Bazinga – speak its name: performative autism is mimicry not representation
Bazinga. A simple word, yet one that fills me with potent anger whenever I hear it. The word itself is innocent, yet the character it is attached to is anything but. It happens to be the unofficial catchphrase of Sheldon Cooper, from the show, if you can call it that, The Big Bang Theory. The Big Bang Theory is a situational comedy made by Bill Prady and Chuck Lorre. The Big Bang Theory, while it was still airing, placed consistently high in U.S ratings, beating big front runners such as Judge Judy in numbers of viewers.
So, what about Sheldon Cooper irritates me so much?
The answer is quite simple, yet incredibly multifaceted. You cannot separate the character from what he represents for the autism community. Sheldon Cooper is a horrific eldritch abomination of stereotypes, like bodies sewn together in a disgusting ritual. He cannot understand social cues to save his annoying life, has a very rigid routine that he sticks to the best of his ability, and has several special interests that he frequently info-dumps about passionately. To neurotypicals, he’s the autism posterboy.
I have a distinct memory of secondary school when they had an autism awareness assembly. Trust me, a lot of classmates were already well aware of autism; they’d remind me of it on the daily by calling me an ugly retard. It started off well enough, with pictures of autistic celebrities such as Susan Boyle and a few others I cannot recall. My brain has probably replaced the memory of who else was there with intense rage. The lovely assembly leaders decided to illustrate autism symptoms with clips of Sheldon Cooper being a buttmonkey to the neurotypical characters of the show. Dance, buttmonkey, dance.
The poor girl next to me jumped as I sighed so loudly, I swore I hurt my lungs. The second-hand embarrassment from that assembly stuck with me for years, to the point that in A-Level, when presented with the chance to educate my classmates who were using the word autistic as an insult, I jumped at the opportunity to make my own PowerPoint before any of my teachers could intervene. I couldn’t risk being represented by Bazinga-boy, not again.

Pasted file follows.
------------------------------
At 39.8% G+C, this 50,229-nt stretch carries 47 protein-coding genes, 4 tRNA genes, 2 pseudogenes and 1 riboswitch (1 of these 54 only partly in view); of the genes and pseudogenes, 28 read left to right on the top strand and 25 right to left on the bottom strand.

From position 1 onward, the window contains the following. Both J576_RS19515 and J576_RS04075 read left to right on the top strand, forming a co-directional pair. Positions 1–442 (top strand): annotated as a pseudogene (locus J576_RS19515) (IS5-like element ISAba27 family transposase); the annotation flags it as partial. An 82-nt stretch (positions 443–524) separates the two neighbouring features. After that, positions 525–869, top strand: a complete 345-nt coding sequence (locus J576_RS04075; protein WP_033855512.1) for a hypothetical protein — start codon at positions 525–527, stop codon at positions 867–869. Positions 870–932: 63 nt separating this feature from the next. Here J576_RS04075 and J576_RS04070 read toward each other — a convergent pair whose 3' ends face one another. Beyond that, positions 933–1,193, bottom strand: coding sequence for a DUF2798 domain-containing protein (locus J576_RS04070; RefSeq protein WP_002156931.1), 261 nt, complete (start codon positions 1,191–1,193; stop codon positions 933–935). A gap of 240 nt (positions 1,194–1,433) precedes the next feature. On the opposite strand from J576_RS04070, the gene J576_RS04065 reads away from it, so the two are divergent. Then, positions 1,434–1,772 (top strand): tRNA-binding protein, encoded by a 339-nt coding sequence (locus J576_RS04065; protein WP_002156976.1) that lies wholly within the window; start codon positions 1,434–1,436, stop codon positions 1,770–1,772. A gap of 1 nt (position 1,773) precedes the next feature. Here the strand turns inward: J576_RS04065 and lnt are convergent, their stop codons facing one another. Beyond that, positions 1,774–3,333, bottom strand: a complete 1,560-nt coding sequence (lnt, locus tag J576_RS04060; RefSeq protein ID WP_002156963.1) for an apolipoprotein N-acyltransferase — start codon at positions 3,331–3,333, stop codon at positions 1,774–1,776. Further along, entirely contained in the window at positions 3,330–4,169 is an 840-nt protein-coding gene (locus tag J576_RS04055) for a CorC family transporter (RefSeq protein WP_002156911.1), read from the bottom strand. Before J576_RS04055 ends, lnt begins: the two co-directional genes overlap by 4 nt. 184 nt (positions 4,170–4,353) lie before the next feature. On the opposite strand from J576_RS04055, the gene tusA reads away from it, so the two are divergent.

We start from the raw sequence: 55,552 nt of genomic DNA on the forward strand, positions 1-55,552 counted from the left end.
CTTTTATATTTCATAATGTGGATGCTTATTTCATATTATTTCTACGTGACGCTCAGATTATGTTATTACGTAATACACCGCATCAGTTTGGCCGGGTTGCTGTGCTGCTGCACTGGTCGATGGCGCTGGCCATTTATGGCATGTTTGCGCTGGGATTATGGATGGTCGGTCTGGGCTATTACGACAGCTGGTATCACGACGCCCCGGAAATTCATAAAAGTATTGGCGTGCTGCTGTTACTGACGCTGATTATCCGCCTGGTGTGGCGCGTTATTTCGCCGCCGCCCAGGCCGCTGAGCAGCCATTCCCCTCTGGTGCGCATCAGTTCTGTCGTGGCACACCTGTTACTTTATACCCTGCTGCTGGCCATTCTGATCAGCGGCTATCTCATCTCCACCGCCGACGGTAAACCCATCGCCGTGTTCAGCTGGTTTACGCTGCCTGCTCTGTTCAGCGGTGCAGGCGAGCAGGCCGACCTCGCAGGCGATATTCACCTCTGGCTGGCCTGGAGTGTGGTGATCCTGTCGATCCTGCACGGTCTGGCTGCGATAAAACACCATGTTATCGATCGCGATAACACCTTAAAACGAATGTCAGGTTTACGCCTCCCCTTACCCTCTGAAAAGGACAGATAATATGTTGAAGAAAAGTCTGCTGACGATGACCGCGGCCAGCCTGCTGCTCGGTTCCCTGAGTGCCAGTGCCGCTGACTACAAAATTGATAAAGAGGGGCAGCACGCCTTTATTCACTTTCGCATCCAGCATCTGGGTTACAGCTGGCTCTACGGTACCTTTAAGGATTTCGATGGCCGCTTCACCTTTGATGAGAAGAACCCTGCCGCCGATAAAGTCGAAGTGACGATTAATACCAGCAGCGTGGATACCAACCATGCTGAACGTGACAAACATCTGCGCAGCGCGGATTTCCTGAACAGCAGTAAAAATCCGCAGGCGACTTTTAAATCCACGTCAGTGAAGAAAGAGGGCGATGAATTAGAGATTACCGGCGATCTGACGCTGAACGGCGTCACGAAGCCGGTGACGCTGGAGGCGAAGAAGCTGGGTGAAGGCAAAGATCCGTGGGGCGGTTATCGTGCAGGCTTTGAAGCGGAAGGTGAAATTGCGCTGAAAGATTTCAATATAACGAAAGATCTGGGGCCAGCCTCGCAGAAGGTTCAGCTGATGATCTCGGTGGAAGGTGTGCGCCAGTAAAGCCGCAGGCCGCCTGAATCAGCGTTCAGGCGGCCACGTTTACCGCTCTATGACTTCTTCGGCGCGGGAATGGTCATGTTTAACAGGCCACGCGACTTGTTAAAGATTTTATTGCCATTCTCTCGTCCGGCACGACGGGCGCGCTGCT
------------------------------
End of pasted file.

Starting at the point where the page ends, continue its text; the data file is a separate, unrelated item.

Despite being autism’s equivalent of Zeus to Greek mythology, the show has been painfully silent about Sheldon’s diagnosis. The actress of Amy, Mayim Bialik, when asked about Sheldon’s condition, replied, “We don’t pathologize our characters. We don’t talk about medicating them or even really changing them,” dodging the question like The Big Bang Theory dodges nuance. Even if Sheldon is an unpleasant little worm of a man, at least it would be some form of representation. Autistic people struggle with finding scraps of representation. Even a shitty, stale little crumb is still a crumb.
There are a few different sets, but we are going to explore three main ones to illustrate my point. The bachelor pad shared by the three main characters, Sheldon’s room, and Penny’s apartment. All three of the main characters have an interest in science, and so in apartment 4A, there is a grand display of different scientific displays, like a cluster of atoms, or a Tesla Coil. There are hints to each different character’s interest within their shared space, and that includes Sheldon’s special interests. Sheldon Cooper has an interest in vexillology, the study of flags fascinates him to the point where the producers decided to make a fun little YouTube spin off named Sheldon Cooper’s Fun With Flags, where he and his girlfriend Amy discuss fun facts about different flags of the world.
We move to the furniture, but specifically their brown couch. On it, there is a spot. Not just any spot; Sheldon’s spot. He is so used to sitting in that part of the couch, he gets incredibly upset if anyone else even thinks about sitting on it. This is classic autistic behaviour, sticking to firm routines and an intense dislike of change. To use an example for myself, I must always have a bottle of water on me whenever I go out. If I don’t have one with me, I’ll feel anxious until I buy one. Preferably, it must be my favourite water bottle, metal, and covered in different dogs.
We now depart into Sheldon’s bedroom. A bedroom is a window into the soul, I believe. There is a lot you can tell about a person by what objects they surround themselves with in a closed space, and Sheldon’s space is filled with different autism codes throughout. His wardrobe is filled with clothes of two main themes, superheroes, or science. They’re all quite simple shirts, too. Rarely is he ever seen with anything buttoned, or anything that seemed unreasonably uncomfortable.